Life Without Baby

Filling the silence in the motherhood discussion

Maybe Baby, Maybe Not: What’s in a Name? October 4, 2012

You Seinfeld fans out there might remember an episode where George revealed that he had always wanted to name his first child “Seven” after Mickey Mantel’s jersey number. When his wife, Susan, tells her expectant cousin, Carrie, of George’s plan, Carrie becomes enamored with the name and “steals” it for her own child – much to George’s dismay. It’s a ridiculous storyline, but like every great Seinfeld script, it’s rooted in the truth of crazy we become over such silly things.

So what is it about baby names that makes us all go a little insane? Even without knowing whether I wanted kids or not, I’ve kept a list of names I loved in a journal for as long as I could remember. That list is now more than a decade old, and I still get a little annoyed when someone I know has a child and takes one of them. I’ve watched Penelope, Ava, Maximilian and Lucas go down the drain for me in the last year alone. And each one seems like some chance that’s just slipping by me.

Maybe it’s because naming another human being is a pretty monumentally important task, and you hold all the power in making the decision. You may not be able to control whether you have a boy or girl (unless you want to pay a few thousand dollars for gender selection), what kind of temperament they’ll have, or what career they choose. But by gum, you can decide what people will call them for the rest of their life!

Maybe it’s wanting to grab a piece of the mystery. Parents-to-be seem to be keeping their baby names pretty close to the vest these days. Sometimes it’s because they don’t want anyone to talk them out of it or taint it for them by saying they, “I went to school with a [insert name] and he was a complete jerk.”, But sometimes it seems like it’s all just part of whipping up this dramatic froth for the big reveal in the birth announcement.

Or maybe there’s less sinister forces at work, like a desire to honor a grandparent or use an old family name. I’ve always loved the idea of having a boy named Hayes to keep my mother’s maiden name alive. And I can only imagine the look on her face if I told her that her grandson was going to carry on her family name; she’d be so blown away and touched. If I don’t have kids, I’ll never be able to make that grand gesture.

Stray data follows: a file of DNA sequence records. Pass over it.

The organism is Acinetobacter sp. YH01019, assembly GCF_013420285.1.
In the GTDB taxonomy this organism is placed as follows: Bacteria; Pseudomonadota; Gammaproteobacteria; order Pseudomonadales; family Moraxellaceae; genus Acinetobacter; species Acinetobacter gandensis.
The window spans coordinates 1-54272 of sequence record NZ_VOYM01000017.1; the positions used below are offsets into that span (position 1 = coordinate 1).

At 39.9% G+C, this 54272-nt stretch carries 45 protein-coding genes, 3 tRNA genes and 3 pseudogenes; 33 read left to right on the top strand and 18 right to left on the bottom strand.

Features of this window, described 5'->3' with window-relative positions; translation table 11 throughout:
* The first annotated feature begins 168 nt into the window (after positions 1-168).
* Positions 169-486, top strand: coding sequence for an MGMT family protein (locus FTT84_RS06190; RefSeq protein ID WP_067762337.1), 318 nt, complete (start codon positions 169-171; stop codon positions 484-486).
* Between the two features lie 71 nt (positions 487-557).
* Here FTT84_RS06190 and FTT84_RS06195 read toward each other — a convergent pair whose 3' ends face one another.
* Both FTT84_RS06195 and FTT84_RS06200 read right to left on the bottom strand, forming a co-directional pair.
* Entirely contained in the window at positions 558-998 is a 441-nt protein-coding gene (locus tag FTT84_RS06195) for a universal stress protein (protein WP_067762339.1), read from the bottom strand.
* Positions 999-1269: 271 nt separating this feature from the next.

And what are those of us without babies to do with all our dream names? Yes, we can use them on our pets. But little Wolfgang (“Wolfie”) is so much funnier on a human than on an Alaska Malamute, and would make no sense whatsoever for a Calico. I suppose I’ll just keep crossing names off the list and try to be happy that my friends have had such good taste in naming their kids. Or maybe I’ll be like George, chasing them through the maternity ward corridors, trying up until the very last minute to wrestle the name back. That does seem the more likely scenario.

 

Whiny Wednesday: Heredity July 25, 2012

By Kathleen Guthrie Woods

My dermatologist informed me this week that my latest skin issue is hereditary. It pretty much came over with my foremothers from Ireland four centuries ago and landed on my face, and there isn’t a darn thing I can do about it.

It’s more of an annoyance than a scary or damaging condition, so I’m not too put out by it. And I have to say, as I was leaving the doctor’s office, I thought of one benefit: At least I won’t be responsible for passing it along to any unsuspecting children, grandchildren, or great-grandchildren.

It’s Whiny Wednesday, so tell us: What physical or emotional traits have you inherited that you wish your ancestors had kept to themselves?

Kathleen Guthrie Woods is a Northern California–based freelance writer. She is mostly at peace with her decision to be childfree.

 

It Got Me Thinking…About Nostalgia September 13, 2011

By Kathleen Guthrie

It began with a brief mention in a book: The character stopped to wind her watch before going to bed. Winding a watch. I’ve become so accustomed to my battery-operated Iron Man triathlon digital watch, with all the timers and trackers and buttons that do I-don’t-know-what. I’d forgotten what it was like to have to wind a watch at the end of each day to simply be able to tell the time.

And then, I got into a conversation on Facebook about what’s good about e-mail. I contributed how it helps me stay in touch with friends who have moved out of the country, into different time zones, and recalled the days of typing letters on “onion skin.” Do you remember onion skin paper? I know if I tried to explain it to my nieces, they would look at me like I was crazy. “You peeled the skin off an onion and wrote letters on it?!” I can understand why they would think that was weird.

It wasn’t all that long ago that I sat next to my great-grandmother and listened to her stories about traveling from Montana to Colorado in a covered wagon. In my limited experience, only Laura Ingalls on Little House on the Prairie did that, and that was on TV, so it couldn’t be real, right? But my great-grandmother was a pretty serious lady, so I swallowed my skepticism. In time, I learned to listen and I began to wonder how much the world would change by the time I got old.

I don’t consider myself “old” at 45, but I am older, and I continue to be in awe at how much the world has changed in my lifetime. I love how my place has shifted in the circle of life, how I am now the teller of strange tales. “When I was your age…,” I begin, and my nieces give me that look. It may be weird to them now, but I hope some day they look back and think the role I played in their lives, bridging the gap between my past and their present, was also wonderful.

Kathleen Guthrie is a Northern California–based freelance writer. She’s old enough to remember when the whole extended family could pile into one car, seatbelts not required.